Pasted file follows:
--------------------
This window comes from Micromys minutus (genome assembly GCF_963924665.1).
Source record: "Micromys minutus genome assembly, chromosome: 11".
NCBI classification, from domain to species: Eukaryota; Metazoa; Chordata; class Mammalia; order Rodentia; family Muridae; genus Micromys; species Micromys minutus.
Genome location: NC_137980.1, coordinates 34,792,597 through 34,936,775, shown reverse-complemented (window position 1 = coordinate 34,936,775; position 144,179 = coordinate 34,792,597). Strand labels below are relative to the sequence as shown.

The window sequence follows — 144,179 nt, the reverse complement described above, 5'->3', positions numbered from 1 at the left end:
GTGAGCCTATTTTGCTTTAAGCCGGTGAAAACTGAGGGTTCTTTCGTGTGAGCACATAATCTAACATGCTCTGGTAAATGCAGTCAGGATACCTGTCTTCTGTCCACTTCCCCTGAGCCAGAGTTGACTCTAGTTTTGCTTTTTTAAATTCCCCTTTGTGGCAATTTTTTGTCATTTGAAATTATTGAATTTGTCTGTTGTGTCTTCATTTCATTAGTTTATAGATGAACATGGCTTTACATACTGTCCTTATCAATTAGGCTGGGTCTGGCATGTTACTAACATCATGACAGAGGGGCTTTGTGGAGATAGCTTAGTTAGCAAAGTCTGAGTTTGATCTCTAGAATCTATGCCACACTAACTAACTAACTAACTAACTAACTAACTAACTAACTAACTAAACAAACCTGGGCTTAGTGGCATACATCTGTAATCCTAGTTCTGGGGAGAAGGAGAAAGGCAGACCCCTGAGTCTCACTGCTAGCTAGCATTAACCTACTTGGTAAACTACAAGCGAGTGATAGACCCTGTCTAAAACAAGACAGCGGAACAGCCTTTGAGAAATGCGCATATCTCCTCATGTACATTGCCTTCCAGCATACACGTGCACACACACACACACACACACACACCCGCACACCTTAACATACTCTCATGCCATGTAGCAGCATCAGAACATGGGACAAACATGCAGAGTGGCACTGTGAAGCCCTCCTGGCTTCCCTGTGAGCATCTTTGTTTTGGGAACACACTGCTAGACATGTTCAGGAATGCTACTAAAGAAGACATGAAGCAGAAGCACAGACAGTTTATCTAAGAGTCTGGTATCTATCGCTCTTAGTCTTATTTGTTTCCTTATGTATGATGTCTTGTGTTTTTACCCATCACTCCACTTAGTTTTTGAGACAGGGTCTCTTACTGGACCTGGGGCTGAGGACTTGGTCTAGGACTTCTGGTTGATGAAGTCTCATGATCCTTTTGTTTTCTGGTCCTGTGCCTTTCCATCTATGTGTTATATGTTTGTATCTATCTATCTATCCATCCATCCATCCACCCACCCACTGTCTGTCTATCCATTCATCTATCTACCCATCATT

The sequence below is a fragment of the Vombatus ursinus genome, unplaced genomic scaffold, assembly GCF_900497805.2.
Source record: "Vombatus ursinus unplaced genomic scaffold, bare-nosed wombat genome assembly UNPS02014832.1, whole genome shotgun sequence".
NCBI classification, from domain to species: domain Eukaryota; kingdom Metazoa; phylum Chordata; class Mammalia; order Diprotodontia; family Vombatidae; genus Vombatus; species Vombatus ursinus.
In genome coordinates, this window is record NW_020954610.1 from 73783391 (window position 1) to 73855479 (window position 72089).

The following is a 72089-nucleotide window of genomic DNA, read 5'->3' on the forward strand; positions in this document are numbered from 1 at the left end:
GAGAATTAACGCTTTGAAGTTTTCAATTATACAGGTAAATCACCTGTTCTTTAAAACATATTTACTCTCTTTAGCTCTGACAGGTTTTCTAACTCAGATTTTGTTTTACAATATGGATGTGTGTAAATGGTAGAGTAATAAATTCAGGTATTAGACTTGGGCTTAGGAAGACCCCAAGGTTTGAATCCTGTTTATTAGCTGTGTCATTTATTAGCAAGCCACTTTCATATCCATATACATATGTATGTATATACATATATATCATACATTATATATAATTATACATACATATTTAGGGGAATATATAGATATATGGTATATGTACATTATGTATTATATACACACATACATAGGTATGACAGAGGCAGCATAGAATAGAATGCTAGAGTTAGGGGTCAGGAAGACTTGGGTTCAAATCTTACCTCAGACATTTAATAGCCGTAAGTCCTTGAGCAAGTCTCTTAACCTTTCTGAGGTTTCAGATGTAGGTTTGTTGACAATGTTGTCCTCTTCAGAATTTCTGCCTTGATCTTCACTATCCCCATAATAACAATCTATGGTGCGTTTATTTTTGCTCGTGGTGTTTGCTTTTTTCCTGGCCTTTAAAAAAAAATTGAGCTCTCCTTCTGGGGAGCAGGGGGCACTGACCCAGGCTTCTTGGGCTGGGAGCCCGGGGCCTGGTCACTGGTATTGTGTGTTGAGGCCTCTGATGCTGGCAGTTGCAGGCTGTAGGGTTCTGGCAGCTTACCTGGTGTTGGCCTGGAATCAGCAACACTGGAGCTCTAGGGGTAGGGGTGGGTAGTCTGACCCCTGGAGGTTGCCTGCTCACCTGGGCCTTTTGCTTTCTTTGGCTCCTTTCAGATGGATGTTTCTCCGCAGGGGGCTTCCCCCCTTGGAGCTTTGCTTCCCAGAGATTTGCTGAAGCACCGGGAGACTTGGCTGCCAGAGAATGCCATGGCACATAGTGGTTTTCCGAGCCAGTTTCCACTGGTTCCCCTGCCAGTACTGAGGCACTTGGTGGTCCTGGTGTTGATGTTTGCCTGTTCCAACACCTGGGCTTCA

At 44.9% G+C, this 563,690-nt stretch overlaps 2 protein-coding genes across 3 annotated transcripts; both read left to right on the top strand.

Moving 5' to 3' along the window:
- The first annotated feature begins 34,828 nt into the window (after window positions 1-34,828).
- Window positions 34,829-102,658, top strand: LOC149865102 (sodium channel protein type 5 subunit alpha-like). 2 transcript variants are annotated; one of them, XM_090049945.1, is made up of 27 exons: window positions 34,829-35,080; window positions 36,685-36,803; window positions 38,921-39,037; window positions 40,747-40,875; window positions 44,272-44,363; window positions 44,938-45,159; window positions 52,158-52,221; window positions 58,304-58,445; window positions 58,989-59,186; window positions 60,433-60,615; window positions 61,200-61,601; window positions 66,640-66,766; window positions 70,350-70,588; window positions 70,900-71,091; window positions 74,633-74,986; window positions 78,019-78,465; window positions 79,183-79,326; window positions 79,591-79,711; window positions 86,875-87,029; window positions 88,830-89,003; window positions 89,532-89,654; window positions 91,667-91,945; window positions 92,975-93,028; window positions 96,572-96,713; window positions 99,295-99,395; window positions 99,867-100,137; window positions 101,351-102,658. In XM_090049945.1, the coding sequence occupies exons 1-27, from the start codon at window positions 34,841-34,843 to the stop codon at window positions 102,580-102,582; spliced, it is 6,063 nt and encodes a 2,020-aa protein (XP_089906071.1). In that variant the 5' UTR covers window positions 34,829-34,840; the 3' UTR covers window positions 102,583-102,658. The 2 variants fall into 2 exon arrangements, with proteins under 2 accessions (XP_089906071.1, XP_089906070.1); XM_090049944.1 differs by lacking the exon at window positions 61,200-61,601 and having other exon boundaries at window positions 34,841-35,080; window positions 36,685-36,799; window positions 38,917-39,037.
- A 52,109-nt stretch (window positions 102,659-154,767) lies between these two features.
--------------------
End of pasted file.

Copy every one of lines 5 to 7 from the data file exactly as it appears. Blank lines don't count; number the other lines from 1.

The window sequence follows — 144,179 nt, the reverse complement described above, 5'->3', positions numbered from 1 at the left end:
GTGAGCCTATTTTGCTTTAAGCCGGTGAAAACTGAGGGTTCTTTCGTGTGAGCACATAATCTAACATGCTCTGGTAAATGCAGTCAGGATACCTGTCTTCTGTCCACTTCCCCTGAGCCAGAGTTGACTCTAGTTTTGCTTTTTTAAATTCCCCTTTGTGGCAATTTTTTGTCATTTGAAATTATTGAATTTGTCTGTTGTGTCTTCATTTCATTAGTTTATAGATGAACATGGCTTTACATACTGTCCTTATCAATTAGGCTGGGTCTGGCATGTTACTAACATCATGACAGAGGGGCTTTGTGGAGATAGCTTAGTTAGCAAAGTCTGAGTTTGATCTCTAGAATCTATGCCACACTAACTAACTAACTAACTAACTAACTAACTAACTAACTAACTAAACAAACCTGGGCTTAGTGGCATACATCTGTAATCCTAGTTCTGGGGAGAAGGAGAAAGGCAGACCCCTGAGTCTCACTGCTAGCTAGCATTAACCTACTTGGTAAACTACAAGCGAGTGATAGACCCTGTCTAAAACAAGACAGCGGAACAGCCTTTGAGAAATGCGCATATCTCCTCATGTACATTGCCTTCCAGCATACACGTGCACACACACACACACACACACACACCCGCACACCTTAACATACTCTCATGCCATGTAGCAGCATCAGAACATGGGACAAACATGCAGAGTGGCACTGTGAAGCCCTCCTGGCTTCCCTGTGAGCATCTTTGTTTTGGGAACACACTGCTAGACATGTTCAGGAATGCTACTAAAGAAGACATGAAGCAGAAGCACAGACAGTTTATCTAAGAGTCTGGTATCTATCGCTCTTAGTCTTATTTGTTTCCTTATGTATGATGTCTTGTGTTTTTACCCATCACTCCACTTAGTTTTTGAGACAGGGTCTCTTACTGGACCTGGGGCTGAGGACTTGGTCTAGGACTTCTGGTTGATGAAGTCTCATGATCCTTTTGTTTTCTGGTCCTGTGCCTTTCCATCTATGTGTTATATGTTTGTATCTATCTATCTATCCATCCATCCATCCACCCACCCACTGTCTGTCTATCCATTCATCTATCTACCCATCATT

The sequence below is a fragment of the Vombatus ursinus genome, unplaced genomic scaffold, assembly GCF_900497805.2.